Be ready for resistance. As with any new initiative, expect some people to resist these changes. “There are few things that are universal, but pushback is one of them,” Logan says. “It’s good to put a little bit of preplanning into that, when you anticipate what problems will occur. Think about the types of people who might be put off by a change. Take that feedback, and then figure out how you communicate to those people.”
For example, the group’s code of conduct asks members not to “deadname” or “misgender” people. But understanding that not everyone is familiar with those words, AAM provides a clear definition for each, explaining that deadnaming means referring to a transgender person using their pre-transition name, and misgendering is the practice of intentionally using the wrong pronoun (for example, referring to a “she” as “they”).
In addition, AAM has several other documents that define terms, including its Facing Change report, which defines broad diversity and inclusion terms, and Welcoming Guidelines for Museums, which includes a glossary of terms to help people be respectful of those in the LGBTQ community. That glossary, in addition to defining terms like “biphobia,” “cisgender,” and “demisexual,” explains which terms are considered problematic or defamatory.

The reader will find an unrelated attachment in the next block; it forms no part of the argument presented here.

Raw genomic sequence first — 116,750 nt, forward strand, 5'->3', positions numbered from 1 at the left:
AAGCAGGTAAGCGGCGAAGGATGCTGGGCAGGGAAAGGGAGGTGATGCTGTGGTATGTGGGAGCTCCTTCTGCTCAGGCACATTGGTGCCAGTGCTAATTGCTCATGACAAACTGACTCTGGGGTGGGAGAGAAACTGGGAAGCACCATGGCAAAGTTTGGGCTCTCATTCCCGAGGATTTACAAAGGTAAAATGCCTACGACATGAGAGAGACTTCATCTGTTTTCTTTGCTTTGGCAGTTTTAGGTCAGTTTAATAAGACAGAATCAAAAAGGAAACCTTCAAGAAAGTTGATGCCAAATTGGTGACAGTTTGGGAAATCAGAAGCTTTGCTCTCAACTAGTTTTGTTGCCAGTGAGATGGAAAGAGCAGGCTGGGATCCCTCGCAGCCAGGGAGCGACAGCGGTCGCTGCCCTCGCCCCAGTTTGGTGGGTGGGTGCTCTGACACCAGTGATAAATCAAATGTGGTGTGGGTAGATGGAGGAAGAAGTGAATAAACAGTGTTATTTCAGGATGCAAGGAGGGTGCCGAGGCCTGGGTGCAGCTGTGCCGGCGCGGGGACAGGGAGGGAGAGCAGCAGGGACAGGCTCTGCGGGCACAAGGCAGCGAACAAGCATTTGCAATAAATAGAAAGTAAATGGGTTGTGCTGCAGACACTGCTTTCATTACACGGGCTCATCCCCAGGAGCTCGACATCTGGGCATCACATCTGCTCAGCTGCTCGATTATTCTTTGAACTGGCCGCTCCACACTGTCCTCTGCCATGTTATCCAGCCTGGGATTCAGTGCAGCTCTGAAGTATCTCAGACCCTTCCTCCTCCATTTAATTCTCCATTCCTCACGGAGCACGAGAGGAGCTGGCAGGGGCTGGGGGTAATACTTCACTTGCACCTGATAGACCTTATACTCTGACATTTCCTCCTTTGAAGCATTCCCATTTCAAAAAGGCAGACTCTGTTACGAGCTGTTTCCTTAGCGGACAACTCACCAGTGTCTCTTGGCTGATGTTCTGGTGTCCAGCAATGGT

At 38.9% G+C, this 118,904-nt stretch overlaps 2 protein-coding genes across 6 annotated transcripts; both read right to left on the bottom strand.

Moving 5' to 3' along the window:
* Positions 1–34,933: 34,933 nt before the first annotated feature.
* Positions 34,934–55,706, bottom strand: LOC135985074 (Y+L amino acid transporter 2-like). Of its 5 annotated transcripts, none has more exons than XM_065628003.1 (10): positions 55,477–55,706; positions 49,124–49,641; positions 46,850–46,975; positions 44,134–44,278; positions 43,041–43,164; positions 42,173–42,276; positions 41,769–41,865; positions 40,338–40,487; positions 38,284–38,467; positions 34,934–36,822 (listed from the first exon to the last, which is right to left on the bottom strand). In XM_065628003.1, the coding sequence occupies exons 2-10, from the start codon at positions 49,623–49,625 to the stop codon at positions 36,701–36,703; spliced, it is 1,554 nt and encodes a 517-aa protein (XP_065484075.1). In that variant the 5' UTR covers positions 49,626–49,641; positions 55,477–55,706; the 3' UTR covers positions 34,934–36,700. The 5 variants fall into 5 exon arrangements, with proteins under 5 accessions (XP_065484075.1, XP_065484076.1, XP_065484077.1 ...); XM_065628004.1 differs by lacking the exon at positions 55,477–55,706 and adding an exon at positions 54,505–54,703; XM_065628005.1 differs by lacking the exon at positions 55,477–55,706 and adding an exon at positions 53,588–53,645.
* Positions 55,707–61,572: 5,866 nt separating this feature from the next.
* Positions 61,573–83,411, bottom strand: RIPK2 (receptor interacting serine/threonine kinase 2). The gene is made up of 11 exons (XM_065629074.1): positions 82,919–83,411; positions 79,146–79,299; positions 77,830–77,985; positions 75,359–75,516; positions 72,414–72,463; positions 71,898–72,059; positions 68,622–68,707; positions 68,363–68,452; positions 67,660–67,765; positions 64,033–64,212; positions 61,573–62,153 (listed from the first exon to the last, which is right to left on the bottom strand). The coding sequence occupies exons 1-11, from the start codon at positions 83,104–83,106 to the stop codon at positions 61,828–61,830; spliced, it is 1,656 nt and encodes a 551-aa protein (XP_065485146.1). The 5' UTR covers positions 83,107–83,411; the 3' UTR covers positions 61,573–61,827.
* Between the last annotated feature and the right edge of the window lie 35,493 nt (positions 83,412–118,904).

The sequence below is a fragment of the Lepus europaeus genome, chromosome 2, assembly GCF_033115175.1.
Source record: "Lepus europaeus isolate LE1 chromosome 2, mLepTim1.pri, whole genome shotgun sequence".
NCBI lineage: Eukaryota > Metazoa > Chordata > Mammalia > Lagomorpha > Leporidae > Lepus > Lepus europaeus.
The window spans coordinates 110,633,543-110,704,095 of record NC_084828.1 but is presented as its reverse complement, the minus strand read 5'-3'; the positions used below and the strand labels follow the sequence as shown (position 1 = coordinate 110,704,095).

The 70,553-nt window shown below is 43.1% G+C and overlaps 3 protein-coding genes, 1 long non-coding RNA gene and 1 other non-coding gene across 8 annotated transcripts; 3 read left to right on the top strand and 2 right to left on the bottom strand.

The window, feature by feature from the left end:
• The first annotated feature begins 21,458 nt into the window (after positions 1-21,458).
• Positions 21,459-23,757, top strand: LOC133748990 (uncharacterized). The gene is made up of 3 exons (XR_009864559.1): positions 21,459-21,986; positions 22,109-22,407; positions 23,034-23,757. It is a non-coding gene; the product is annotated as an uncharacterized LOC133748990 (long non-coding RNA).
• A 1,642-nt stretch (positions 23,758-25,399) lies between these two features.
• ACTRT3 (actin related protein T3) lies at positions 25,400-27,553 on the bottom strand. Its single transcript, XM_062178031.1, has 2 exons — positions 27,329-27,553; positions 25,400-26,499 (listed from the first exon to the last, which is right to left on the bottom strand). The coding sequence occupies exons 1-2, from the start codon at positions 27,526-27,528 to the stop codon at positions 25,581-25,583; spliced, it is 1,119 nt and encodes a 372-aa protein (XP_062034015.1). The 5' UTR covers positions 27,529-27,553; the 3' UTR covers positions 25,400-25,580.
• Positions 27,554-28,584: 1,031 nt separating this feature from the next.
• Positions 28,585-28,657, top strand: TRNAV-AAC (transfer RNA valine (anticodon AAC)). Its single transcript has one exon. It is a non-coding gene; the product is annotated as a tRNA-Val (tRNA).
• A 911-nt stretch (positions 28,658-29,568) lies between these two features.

Sometimes adopting inclusive language benefits more than an association’s members. When the American Psychological Association’s style guide, APA Style, adopted the singular “they” last year to improve inclusivity, the change affected all scholarly research and academic works.
“Affirming and validating are at the core of our mission to ensure that we are upholding everyone’s well-being,” says Emily Ayubi, director of APA Style. “We spent a lot of time listening to what was going on with the community, and we decided it was time for us to take a stand.”
While the organization made headlines when it adopted “they”—Merriam-Webster even declared the singular “they” its word of the year—Ayubi views the change as a natural step for the organization. “APA Style has a longstanding history of embracing inclusive language,” she says. “It makes sure that everyone sees themselves in academic work. Our endorsement of the singular ‘they’ is to enable and encourage people to write with respect.”
Beyond gender diversity, APA Style also covers language related to age, disability, racial and ethnic identity, and sexual orientation. “The underlying theme is to be respectful and affirming,” Ayubi says.
Using inclusive language benefits the whole organization because people who feel included are more engaged, says Virginia Tech’s Logan.
“You get so much more out of people when they feel they are included,” she says. “If they identify with that organization because they are included, that should build stronger member relations and even grow your membership because they’re talking to their friends about you in a positive way. It strengthens the positive feelings about that organization, and that should transfer to member engagement and increased productivity and volunteerism.”
Ultimately, inclusive communication strategies make the point that everyone matters. “The work we are doing is not to exclude anyone,” says AAM’s Leonard. “It is to make sure that everyone feels valued in the work they do and included.”
Shared Content, ASAE Associations Now, Author Rasheeda Childres